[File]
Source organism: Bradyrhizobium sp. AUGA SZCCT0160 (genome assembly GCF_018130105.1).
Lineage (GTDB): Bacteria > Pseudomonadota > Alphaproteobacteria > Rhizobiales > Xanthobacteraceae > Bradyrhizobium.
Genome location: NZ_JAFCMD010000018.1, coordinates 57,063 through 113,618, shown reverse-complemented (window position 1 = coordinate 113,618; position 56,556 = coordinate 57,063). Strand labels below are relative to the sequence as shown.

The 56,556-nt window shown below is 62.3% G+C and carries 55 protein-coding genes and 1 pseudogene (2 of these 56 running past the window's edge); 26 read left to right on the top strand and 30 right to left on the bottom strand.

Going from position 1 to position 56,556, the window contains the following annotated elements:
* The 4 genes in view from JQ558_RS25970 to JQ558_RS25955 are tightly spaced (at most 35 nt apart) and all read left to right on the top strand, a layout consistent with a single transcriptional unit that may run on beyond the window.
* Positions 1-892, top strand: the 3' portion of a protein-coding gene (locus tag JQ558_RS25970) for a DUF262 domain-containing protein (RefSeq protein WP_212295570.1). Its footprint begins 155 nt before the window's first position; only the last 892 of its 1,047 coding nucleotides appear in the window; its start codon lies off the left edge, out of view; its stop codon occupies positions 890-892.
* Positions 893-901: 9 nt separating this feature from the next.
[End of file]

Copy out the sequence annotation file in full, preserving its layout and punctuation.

Source organism: Bradyrhizobium sp. AUGA SZCCT0160 (genome assembly GCF_018130105.1).
Lineage (GTDB): Bacteria > Pseudomonadota > Alphaproteobacteria > Rhizobiales > Xanthobacteraceae > Bradyrhizobium.
Genome location: NZ_JAFCMD010000018.1, coordinates 57,063 through 113,618, shown reverse-complemented (window position 1 = coordinate 113,618; position 56,556 = coordinate 57,063). Strand labels below are relative to the sequence as shown.

The 56,556-nt window shown below is 62.3% G+C and carries 55 protein-coding genes and 1 pseudogene (2 of these 56 running past the window's edge); 26 read left to right on the top strand and 30 right to left on the bottom strand.

Going from position 1 to position 56,556, the window contains the following annotated elements:
* The 4 genes in view from JQ558_RS25970 to JQ558_RS25955 are tightly spaced (at most 35 nt apart) and all read left to right on the top strand, a layout consistent with a single transcriptional unit that may run on beyond the window.
* Positions 1-892, top strand: the 3' portion of a protein-coding gene (locus tag JQ558_RS25970) for a DUF262 domain-containing protein (RefSeq protein WP_212295570.1). Its footprint begins 155 nt before the window's first position; only the last 892 of its 1,047 coding nucleotides appear in the window; its start codon lies off the left edge, out of view; its stop codon occupies positions 890-892.
* Positions 893-901: 9 nt separating this feature from the next.